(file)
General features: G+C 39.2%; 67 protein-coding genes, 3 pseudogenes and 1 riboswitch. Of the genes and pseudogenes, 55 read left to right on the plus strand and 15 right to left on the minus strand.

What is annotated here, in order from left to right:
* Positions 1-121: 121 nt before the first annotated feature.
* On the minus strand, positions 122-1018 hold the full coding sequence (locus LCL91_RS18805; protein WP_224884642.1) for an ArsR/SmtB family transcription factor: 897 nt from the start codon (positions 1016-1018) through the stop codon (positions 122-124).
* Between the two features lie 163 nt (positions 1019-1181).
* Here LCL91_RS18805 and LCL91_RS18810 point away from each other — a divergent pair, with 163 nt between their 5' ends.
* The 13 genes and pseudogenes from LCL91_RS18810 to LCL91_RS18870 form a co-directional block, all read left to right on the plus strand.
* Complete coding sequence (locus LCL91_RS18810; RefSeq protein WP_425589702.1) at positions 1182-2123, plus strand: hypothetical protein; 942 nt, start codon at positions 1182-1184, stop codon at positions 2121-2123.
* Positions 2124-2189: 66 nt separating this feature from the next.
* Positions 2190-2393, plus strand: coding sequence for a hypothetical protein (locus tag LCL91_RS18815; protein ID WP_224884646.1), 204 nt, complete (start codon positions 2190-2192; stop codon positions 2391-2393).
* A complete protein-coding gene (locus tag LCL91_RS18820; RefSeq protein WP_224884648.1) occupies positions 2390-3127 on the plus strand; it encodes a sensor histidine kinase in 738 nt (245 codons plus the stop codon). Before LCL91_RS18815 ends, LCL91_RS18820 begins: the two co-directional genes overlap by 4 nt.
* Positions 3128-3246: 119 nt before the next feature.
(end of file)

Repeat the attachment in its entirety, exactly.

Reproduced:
General features: G+C 39.2%; 67 protein-coding genes, 3 pseudogenes and 1 riboswitch. Of the genes and pseudogenes, 55 read left to right on the plus strand and 15 right to left on the minus strand.

What is annotated here, in order from left to right:
* Positions 1-121: 121 nt before the first annotated feature.
* On the minus strand, positions 122-1018 hold the full coding sequence (locus LCL91_RS18805; protein WP_224884642.1) for an ArsR/SmtB family transcription factor: 897 nt from the start codon (positions 1016-1018) through the stop codon (positions 122-124).
* Between the two features lie 163 nt (positions 1019-1181).
* Here LCL91_RS18805 and LCL91_RS18810 point away from each other — a divergent pair, with 163 nt between their 5' ends.
* The 13 genes and pseudogenes from LCL91_RS18810 to LCL91_RS18870 form a co-directional block, all read left to right on the plus strand.
* Complete coding sequence (locus LCL91_RS18810; RefSeq protein WP_425589702.1) at positions 1182-2123, plus strand: hypothetical protein; 942 nt, start codon at positions 1182-1184, stop codon at positions 2121-2123.
* Positions 2124-2189: 66 nt separating this feature from the next.
* Positions 2190-2393, plus strand: coding sequence for a hypothetical protein (locus tag LCL91_RS18815; protein ID WP_224884646.1), 204 nt, complete (start codon positions 2190-2192; stop codon positions 2391-2393).
* A complete protein-coding gene (locus tag LCL91_RS18820; RefSeq protein WP_224884648.1) occupies positions 2390-3127 on the plus strand; it encodes a sensor histidine kinase in 738 nt (245 codons plus the stop codon). Before LCL91_RS18815 ends, LCL91_RS18820 begins: the two co-directional genes overlap by 4 nt.
* Positions 3128-3246: 119 nt before the next feature.